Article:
work than they can ever possibly publish. Usually, journals/magazines
have a set number of pages and editors can select only enough work to
fill those pages. This means competition is tough. Once a submission
arrives in the office of the publication, it is logged in. That means a
record is kept of the author’s name, contact information, titles of the
work(s) sent and whether or not a SASE (self-addressed, stamped
envelope) was included. The work is usually assigned a number and a
comment sheet is attached. This sheet contains space for each editor to
write their opinion of the work. From this point, the submission is
handed to one or more editors to read.

For both of the publications I worked with, there was more than one
editor—sometimes three or more. Each editor read each piece of work
submitted. In my particular cases, we marked the work with one of three
designations. These were “A” for accepted, “R” for rejected or “A-R” for
accepted-rejected. This last designation was reserved for those pieces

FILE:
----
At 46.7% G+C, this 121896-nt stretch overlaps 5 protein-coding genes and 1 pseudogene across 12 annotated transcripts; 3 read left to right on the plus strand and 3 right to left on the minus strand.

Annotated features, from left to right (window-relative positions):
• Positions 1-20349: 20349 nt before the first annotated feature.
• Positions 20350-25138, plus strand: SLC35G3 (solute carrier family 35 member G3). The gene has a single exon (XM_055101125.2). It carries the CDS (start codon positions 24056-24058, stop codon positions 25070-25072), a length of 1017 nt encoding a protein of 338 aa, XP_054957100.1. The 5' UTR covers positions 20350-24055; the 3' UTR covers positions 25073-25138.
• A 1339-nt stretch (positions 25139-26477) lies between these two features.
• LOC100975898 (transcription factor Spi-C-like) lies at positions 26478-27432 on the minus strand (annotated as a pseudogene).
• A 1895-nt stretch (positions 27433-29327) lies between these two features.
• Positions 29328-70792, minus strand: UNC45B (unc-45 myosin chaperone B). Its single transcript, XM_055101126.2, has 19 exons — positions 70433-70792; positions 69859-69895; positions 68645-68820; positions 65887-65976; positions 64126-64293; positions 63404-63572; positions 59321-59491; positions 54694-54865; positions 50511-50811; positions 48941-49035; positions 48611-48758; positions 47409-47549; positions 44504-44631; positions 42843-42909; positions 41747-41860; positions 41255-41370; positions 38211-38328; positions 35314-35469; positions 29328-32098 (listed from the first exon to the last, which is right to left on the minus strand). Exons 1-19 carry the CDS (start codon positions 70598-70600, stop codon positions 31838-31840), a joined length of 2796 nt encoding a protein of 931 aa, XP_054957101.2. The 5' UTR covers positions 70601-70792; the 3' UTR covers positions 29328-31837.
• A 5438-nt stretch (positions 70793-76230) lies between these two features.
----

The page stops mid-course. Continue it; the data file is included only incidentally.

of work that showed promise but were not the best of work submitted.
Each editor marked their designation of the particular work on the
comment sheet, along with their opinions of the writing and any comments
they wanted to convey to the author. Other journals may use a point
system or some other system to rate work submitted to them.

Why does an editor accept one piece of writing and reject another?

This can be influenced by any number of things. Personally, I looked for
good, solid writing and for work that touched my soul in some way. I
looked for that piece of writing that reached out and gripped my heart
and just wouldn’t let go. I looked for that piece of writing that I was
still thinking about days after I had read it. I also looked for writing
that was new and fresh. For me, this was not to be confused with writing